Sex Differences in Parent Report of Adaptive Behavior of Children at Risk for Autism Based on the Modified Checklist for Autism in Toddlers (M-CHAT)

Friday, May 16, 2014
Atrium Ballroom (Marriott Marquis Atlanta)
N. N. Ludwig1, D. Robins1, L. B. Adamson1 and D. A. Fein2, (1)Psychology, Georgia State University, Atlanta, GA, (2)Psychology, University of Connecticut, Storrs, CT
Background:   The Positive Predictive Value (PPV) of the Modified Checklist for Autism in Toddlers (M-CHAT), a parent report early screening tool, is higher for males than for females (Ludwig et al., IMFAR 2011), and parents endorse different items on the M-CHAT based on sex (Ludwig et al., 2012). However, sex differences have not emerged on direct measures of ASD symptoms and cognitive skills in children who screen positive on this screening tool (Ludwig et al., IMFAR 2013).

Objectives:  The current study examined sex differences in parent report of adaptive behavior in toddlers who received an ASD evaluation based on M-CHAT screen positive status in order to explore how parent report may contribute to the differential PPV of the M-CHAT in boys and girls. 

Methods:   The sample included 250 males and 106 females (mean age=25.3 months, SD=4.55) who were evaluated based on screen positive (at risk) status on the M-CHAT, a parent questionnaire administered at pediatric well-visits. Evaluations included autism diagnostic measures (ADOS, ADI-R, CARS), cognitive testing (Mullen Scales of Early Learning; MSEL), as well as parent report of history and adaptive behavior (Vineland Adaptive Behavior Scales; VABS). One hundred seventy-six toddlers were diagnosed with ASD at the time of evaluation (139 males, 37 females) and 180 toddlers were not (111 males, 69 females); 71% of toddlers not diagnosed with ASD were diagnosed with another developmental delay.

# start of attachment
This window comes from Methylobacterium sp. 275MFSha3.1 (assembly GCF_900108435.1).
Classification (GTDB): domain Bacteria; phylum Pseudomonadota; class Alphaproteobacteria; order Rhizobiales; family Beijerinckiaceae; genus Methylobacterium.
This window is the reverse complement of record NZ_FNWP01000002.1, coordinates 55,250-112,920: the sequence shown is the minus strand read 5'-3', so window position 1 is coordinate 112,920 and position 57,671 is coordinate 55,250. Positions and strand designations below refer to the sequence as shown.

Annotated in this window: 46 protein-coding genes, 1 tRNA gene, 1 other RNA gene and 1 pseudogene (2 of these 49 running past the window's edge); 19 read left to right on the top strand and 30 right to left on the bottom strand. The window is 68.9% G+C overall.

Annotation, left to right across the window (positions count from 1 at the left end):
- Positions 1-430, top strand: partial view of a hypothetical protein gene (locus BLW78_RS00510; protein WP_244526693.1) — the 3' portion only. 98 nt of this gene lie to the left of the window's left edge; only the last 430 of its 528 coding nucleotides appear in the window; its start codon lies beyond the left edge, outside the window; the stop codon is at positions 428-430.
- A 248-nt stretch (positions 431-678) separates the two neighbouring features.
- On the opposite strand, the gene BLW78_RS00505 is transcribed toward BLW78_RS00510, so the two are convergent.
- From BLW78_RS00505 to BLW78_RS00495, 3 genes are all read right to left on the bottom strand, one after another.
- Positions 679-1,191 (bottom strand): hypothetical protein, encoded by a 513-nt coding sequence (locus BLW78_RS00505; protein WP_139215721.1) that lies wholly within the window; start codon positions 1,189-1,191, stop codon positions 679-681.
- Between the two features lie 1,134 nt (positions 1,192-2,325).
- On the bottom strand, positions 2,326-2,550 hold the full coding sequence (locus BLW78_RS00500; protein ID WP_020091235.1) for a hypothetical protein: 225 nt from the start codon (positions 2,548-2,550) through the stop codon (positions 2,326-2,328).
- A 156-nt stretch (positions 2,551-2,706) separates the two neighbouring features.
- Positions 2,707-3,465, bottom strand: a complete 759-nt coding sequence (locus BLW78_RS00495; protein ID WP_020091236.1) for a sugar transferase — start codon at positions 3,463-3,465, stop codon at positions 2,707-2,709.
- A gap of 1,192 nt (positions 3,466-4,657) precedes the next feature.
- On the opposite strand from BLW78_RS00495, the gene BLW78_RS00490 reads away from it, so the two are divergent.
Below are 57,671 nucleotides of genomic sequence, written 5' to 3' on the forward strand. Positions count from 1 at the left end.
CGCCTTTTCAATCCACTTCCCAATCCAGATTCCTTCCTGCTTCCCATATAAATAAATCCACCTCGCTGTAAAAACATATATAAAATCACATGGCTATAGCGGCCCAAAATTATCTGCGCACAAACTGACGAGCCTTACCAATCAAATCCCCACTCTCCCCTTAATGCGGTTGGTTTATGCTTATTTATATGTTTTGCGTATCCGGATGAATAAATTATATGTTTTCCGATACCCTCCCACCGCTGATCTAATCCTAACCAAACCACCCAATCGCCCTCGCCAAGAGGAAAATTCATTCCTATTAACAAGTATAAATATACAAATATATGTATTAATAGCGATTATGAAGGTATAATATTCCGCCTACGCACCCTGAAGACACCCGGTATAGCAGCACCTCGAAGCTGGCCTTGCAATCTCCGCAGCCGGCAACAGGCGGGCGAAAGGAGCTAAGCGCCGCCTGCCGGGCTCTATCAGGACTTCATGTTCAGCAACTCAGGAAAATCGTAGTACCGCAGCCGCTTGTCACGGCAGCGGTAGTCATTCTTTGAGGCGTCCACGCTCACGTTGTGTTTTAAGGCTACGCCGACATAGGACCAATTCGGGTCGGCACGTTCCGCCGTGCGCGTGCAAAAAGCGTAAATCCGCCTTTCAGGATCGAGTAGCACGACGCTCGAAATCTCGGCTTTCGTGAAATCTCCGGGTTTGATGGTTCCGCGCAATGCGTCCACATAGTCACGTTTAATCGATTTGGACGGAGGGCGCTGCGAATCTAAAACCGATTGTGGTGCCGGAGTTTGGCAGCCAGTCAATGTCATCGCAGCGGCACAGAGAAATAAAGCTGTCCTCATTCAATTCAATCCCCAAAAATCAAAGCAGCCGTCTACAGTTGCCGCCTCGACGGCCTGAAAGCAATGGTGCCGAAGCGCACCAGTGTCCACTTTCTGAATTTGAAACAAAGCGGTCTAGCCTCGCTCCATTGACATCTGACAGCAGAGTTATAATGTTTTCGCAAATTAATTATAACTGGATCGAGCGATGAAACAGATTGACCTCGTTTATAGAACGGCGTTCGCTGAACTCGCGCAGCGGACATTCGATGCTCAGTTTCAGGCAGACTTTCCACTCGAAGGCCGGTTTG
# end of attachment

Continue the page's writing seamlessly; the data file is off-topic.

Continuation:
Results:   Four ANOVAs were conducted with sex and ASD status (ASD vs. non-ASD) as fixed factors and the VABS domain scores as dependent factors. There was no interaction or main effect of sex for the Daily Living Skills or Socialization domain scores; however toddlers diagnosed with ASD demonstrated weaker skills in these areas (p’s<.05). Although children diagnosed with ASD also demonstrated weaker parent reported Communication and Motor Skills than toddlers without ASD, there was a significant interaction between sex and ASD status such that girls diagnosed with ASD were rated lower on these domains than boys diagnosed with ASD (p’s<.05).

Conclusions: This pattern of findings suggests that there are differences in parent report of adaptive skills in boys and girls considered at risk for ASD based on the M-CHAT. Generally, toddlers with ASD demonstrated weaker parent-reported adaptive behavior than toddlers without ASD, but girls with ASD were rated lower on Communication and Motor Skills than boys with ASD. These findings are in contrast to recent findings that demonstrated no sex differences on direct measures of language and communication (MSEL) in the same sample (Ludwig et al., IMFAR 2013). These findings may suggest that parents of girls with ASD may under-report their child’s everyday adaptive skills, or that our current direct observation measures may not capture the full range of behavioral sex differences in children with ASD. In addition, these data also suggest that parent perception of child behavior may differ based on sex, which could influence the way in which parents fill out the M-CHAT.